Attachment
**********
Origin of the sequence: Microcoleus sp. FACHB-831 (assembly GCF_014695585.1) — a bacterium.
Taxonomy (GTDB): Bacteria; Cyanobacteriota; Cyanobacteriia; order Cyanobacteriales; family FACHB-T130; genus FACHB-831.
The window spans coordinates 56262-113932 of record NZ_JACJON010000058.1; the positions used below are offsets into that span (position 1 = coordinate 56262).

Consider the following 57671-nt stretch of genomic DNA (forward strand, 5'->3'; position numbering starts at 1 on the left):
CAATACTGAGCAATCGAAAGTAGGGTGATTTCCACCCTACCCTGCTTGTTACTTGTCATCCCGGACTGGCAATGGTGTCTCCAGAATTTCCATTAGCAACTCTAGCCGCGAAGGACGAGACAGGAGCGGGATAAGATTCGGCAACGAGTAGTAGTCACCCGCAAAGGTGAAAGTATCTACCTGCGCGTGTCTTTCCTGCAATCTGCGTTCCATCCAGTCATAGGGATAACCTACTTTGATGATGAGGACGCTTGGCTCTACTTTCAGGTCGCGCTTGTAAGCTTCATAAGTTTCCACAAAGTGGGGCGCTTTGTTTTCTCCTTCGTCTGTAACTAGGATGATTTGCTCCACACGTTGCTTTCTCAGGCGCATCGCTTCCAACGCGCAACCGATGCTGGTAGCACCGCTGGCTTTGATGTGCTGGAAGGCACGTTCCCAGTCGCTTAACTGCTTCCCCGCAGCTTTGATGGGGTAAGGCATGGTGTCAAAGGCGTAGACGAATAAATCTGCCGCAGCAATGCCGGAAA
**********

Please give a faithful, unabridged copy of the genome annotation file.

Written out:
Origin of the sequence: Microcoleus sp. FACHB-831 (assembly GCF_014695585.1) — a bacterium.
Taxonomy (GTDB): Bacteria; Cyanobacteriota; Cyanobacteriia; order Cyanobacteriales; family FACHB-T130; genus FACHB-831.
The window spans coordinates 56262-113932 of record NZ_JACJON010000058.1; the positions used below are offsets into that span (position 1 = coordinate 56262).

Consider the following 57671-nt stretch of genomic DNA (forward strand, 5'->3'; position numbering starts at 1 on the left):
CAATACTGAGCAATCGAAAGTAGGGTGATTTCCACCCTACCCTGCTTGTTACTTGTCATCCCGGACTGGCAATGGTGTCTCCAGAATTTCCATTAGCAACTCTAGCCGCGAAGGACGAGACAGGAGCGGGATAAGATTCGGCAACGAGTAGTAGTCACCCGCAAAGGTGAAAGTATCTACCTGCGCGTGTCTTTCCTGCAATCTGCGTTCCATCCAGTCATAGGGATAACCTACTTTGATGATGAGGACGCTTGGCTCTACTTTCAGGTCGCGCTTGTAAGCTTCATAAGTTTCCACAAAGTGGGGCGCTTTGTTTTCTCCTTCGTCTGTAACTAGGATGATTTGCTCCACACGTTGCTTTCTCAGGCGCATCGCTTCCAACGCGCAACCGATGCTGGTAGCACCGCTGGCTTTGATGTGCTGGAAGGCACGTTCCCAGTCGCTTAACTGCTTCCCCGCAGCTTTGATGGGGTAAGGCATGGTGTCAAAGGCGTAGACGAATAAATCTGCCGCAGCAATGCCGGAAA